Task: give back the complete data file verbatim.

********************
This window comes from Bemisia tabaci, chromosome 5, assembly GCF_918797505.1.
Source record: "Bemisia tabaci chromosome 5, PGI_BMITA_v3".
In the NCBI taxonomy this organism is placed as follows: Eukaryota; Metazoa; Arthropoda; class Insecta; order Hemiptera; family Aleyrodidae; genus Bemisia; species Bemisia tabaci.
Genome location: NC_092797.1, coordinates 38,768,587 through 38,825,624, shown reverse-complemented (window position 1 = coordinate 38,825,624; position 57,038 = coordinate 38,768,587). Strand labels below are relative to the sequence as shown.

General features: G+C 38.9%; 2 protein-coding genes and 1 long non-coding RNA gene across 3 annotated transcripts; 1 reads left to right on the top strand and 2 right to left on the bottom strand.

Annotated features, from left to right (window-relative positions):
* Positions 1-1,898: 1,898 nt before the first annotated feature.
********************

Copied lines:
This window comes from Bemisia tabaci, chromosome 5, assembly GCF_918797505.1.
Source record: "Bemisia tabaci chromosome 5, PGI_BMITA_v3".
In the NCBI taxonomy this organism is placed as follows: Eukaryota; Metazoa; Arthropoda; class Insecta; order Hemiptera; family Aleyrodidae; genus Bemisia; species Bemisia tabaci.
Genome location: NC_092797.1, coordinates 38,768,587 through 38,825,624, shown reverse-complemented (window position 1 = coordinate 38,825,624; position 57,038 = coordinate 38,768,587). Strand labels below are relative to the sequence as shown.

General features: G+C 38.9%; 2 protein-coding genes and 1 long non-coding RNA gene across 3 annotated transcripts; 1 reads left to right on the top strand and 2 right to left on the bottom strand.

Annotated features, from left to right (window-relative positions):
* Positions 1-1,898: 1,898 nt before the first annotated feature.